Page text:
Bruckner, celebrating 200 years: Santa Clarita Master Chorale, Santa Clarita Performing Arts Center

This year marks the bicentenary (on September 4, to be exact) of the birth of the great Austrian symphonist Anton Bruckner, and so in southern California we keenly look forward to a plethora of performances of his works. Sorry… just kidding. There seems to be not a note of Bruckner, for example, in the LA Philharmonic’s 2024-2025 season (though that still finds space for yet another *yawn* "Mahler Grooves Festival"). All of which leaves just the Long Beach Symphony to fly Bruckner's symphonic flag in this part of the world, with its keenly awaited perfomance of Symphony No. 4 on June 1.

Given this, one might expect even less attention to Bruckner's choral works, were it not that Artistic Director Allan Robert Petker (left) and his hugely enterprising Santa Clarita Master Chorale have already—on Saturday, March 16, in the snug main auditorium of Santa Clarita Performing Arts Center—done the master of Linz and St. Florian proud, and not just with a token inclusion of one piece in an otherwise mixed program, but an entire evening devoted to him—“Bruckner Birthday Brilliance” indeed.

This was an object-lesson in making the most of limited resources. Petker met head on the challenge of presenting Bruckner’s choral output at its most attention-grabbing by opening with his Te Deum in C major WAB 45, drafted while finalizing his Sixth Symphony (1879-1881) but only completed in 1884 after the Seventh Symphony (1881-1883) was finished, making it the sole large-scale choral/orchestral work from Bruckner’s symphonic maturity.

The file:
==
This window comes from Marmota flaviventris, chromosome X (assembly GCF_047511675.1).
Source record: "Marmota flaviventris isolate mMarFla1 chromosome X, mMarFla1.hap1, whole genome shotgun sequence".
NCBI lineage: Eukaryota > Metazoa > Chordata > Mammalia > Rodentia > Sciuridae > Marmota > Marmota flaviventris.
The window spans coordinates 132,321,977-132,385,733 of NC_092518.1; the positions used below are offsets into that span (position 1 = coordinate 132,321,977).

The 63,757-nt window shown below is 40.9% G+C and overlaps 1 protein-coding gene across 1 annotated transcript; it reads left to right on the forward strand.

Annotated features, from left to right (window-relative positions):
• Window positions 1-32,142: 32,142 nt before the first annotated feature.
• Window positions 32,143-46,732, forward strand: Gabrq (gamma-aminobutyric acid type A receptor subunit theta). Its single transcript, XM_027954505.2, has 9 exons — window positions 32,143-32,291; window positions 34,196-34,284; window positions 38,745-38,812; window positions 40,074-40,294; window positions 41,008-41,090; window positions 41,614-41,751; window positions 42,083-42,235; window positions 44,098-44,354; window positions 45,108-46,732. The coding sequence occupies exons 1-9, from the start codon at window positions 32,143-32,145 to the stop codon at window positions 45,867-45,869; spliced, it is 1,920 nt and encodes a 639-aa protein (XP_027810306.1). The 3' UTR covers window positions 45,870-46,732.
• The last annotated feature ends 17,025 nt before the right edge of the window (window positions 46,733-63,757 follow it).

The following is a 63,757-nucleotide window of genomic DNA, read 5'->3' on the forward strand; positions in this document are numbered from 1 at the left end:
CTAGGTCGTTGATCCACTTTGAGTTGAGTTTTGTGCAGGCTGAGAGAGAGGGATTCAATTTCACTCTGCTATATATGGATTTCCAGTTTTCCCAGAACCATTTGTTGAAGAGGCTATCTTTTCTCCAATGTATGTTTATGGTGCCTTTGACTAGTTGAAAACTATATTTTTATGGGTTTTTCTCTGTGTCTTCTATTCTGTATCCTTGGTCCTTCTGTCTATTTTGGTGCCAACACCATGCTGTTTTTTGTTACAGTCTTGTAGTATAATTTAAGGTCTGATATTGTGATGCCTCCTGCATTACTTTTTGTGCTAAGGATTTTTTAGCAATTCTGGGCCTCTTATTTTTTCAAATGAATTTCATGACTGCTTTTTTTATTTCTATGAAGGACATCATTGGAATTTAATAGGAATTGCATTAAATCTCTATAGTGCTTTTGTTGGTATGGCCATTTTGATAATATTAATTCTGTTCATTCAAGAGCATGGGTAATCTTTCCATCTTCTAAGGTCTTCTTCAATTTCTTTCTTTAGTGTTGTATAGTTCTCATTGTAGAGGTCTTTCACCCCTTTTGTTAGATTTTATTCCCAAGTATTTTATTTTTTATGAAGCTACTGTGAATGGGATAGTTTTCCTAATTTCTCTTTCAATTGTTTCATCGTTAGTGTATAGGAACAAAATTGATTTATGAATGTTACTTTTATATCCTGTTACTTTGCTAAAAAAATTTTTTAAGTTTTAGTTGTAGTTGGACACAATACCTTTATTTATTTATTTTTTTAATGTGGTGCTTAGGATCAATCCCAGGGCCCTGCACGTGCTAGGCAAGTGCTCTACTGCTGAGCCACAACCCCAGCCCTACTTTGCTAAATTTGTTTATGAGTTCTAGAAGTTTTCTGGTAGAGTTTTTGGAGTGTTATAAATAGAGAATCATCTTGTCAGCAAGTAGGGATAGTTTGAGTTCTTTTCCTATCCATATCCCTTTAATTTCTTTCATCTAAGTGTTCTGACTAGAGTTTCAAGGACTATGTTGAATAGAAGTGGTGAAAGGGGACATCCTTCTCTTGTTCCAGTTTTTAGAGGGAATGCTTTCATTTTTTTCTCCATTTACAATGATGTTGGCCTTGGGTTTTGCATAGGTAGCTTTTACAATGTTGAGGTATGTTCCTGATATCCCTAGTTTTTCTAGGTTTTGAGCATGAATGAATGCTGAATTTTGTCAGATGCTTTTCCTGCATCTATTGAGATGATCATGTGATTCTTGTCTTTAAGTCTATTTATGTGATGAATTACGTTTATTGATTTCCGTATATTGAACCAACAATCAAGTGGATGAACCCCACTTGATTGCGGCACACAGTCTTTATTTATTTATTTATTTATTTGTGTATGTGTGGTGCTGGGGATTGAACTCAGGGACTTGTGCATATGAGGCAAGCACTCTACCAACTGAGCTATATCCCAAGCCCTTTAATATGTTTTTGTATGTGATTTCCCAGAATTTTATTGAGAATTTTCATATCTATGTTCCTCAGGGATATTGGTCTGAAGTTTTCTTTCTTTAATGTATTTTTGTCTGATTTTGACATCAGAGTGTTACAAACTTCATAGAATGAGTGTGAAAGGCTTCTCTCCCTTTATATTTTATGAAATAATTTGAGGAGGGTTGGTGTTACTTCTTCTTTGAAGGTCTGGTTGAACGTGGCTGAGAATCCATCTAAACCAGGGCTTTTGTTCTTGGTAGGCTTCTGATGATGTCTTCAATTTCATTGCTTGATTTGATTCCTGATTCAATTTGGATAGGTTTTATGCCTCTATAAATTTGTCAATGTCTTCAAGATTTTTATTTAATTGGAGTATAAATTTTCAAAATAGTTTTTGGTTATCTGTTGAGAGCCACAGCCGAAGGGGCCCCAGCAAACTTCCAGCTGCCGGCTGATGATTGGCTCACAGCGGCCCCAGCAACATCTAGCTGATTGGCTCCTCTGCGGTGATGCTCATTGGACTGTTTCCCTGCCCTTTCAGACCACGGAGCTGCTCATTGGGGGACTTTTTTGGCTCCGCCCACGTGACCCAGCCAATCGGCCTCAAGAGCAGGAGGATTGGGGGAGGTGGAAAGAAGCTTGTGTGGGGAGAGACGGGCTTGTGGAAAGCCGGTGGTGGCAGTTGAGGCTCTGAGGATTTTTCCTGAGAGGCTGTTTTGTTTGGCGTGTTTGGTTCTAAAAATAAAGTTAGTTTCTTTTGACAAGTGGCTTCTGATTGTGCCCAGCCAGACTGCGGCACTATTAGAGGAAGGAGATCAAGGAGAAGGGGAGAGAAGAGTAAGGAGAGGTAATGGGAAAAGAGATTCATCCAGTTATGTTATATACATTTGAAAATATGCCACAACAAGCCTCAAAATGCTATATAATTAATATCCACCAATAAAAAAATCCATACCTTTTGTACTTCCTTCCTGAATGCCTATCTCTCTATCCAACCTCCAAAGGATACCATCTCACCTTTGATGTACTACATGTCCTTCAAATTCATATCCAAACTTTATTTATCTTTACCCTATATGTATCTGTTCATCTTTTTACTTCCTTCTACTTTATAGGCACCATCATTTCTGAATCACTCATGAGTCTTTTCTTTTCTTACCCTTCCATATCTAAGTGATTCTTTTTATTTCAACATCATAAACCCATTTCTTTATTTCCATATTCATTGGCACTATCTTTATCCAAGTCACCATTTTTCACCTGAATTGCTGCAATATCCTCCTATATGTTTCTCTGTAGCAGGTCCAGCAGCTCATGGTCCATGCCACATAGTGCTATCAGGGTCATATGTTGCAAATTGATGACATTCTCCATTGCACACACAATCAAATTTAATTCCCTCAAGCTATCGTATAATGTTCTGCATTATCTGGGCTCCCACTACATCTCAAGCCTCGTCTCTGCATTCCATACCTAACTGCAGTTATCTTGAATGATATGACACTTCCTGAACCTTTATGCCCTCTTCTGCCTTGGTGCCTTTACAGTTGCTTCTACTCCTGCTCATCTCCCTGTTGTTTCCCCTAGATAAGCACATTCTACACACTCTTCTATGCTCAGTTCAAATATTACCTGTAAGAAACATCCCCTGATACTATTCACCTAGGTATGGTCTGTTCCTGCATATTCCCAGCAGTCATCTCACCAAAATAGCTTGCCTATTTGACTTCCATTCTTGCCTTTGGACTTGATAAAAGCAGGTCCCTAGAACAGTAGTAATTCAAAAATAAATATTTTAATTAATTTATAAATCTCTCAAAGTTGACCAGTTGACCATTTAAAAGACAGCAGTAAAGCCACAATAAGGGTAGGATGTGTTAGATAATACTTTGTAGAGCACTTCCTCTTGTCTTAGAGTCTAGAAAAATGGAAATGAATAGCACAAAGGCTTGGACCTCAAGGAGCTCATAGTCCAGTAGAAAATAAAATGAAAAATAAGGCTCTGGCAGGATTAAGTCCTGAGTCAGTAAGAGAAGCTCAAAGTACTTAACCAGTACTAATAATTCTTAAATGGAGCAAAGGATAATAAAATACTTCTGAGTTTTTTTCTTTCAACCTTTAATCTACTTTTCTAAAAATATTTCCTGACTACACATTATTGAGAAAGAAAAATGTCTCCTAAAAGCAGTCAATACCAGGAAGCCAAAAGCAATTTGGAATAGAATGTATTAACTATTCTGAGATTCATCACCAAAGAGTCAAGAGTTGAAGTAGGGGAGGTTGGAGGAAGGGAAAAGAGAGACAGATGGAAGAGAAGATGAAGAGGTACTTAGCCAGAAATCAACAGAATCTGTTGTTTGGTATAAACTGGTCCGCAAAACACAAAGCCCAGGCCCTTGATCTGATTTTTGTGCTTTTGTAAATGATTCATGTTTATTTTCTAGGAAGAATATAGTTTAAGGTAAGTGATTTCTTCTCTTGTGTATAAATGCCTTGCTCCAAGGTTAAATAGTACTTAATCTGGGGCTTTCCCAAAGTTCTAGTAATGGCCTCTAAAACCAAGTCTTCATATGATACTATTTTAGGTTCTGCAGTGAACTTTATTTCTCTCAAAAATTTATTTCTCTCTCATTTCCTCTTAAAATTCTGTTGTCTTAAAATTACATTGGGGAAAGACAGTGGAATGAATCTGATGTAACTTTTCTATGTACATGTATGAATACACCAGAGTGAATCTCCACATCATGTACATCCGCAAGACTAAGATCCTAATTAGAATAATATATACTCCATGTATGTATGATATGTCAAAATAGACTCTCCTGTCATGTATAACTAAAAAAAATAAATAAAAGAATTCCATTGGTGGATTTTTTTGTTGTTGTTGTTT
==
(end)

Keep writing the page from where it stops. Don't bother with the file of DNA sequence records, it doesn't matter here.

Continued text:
The Te Deum is scored for soprano, alto, tenor and bass soloists, chorus, a normally-constituted but still large symphony orchestra, and organ (ad lib). Constrained by financial, logistical, and voice/instrument balance concerns, Mr. Petker presented the work with a very small band of just 10 string players, the full specified wind section of pairs of flutes, oboes, clarinets and bassoons, a single pair of horns and no other brass, and timpani.

But even with such reduced forces, the elemental power of Bruckner’s fortissimo opening—a falling ostinato on strings against a sustained chord in all the winds—still had remarkable impact in the relatively small hall. Similarly, when in the second measure the 60-strong chorus fervently seized their opening on one of the few straightforwardly simple unisons in the whole work, one barely registered the absence of trumpets, trombones and tuba. Already it was clear that this approach was viable.

The first page of Bruckner's manuscript of his Te Deum.
If I had any quibble about the performance of the Te Deum, it concerned the solo parts. The work is divided into five sections wherein the soprano, alto and tenor sing briefly as a trio in I; in II and IV the tenor takes the lead before the other three join in; III is for chorus only; and in V all four again contribute. Despite each section being headed with the first few words of its text, and having concluding double bar lines, the way each ends shows clearly that Bruckner intended the work to be essentially continuous.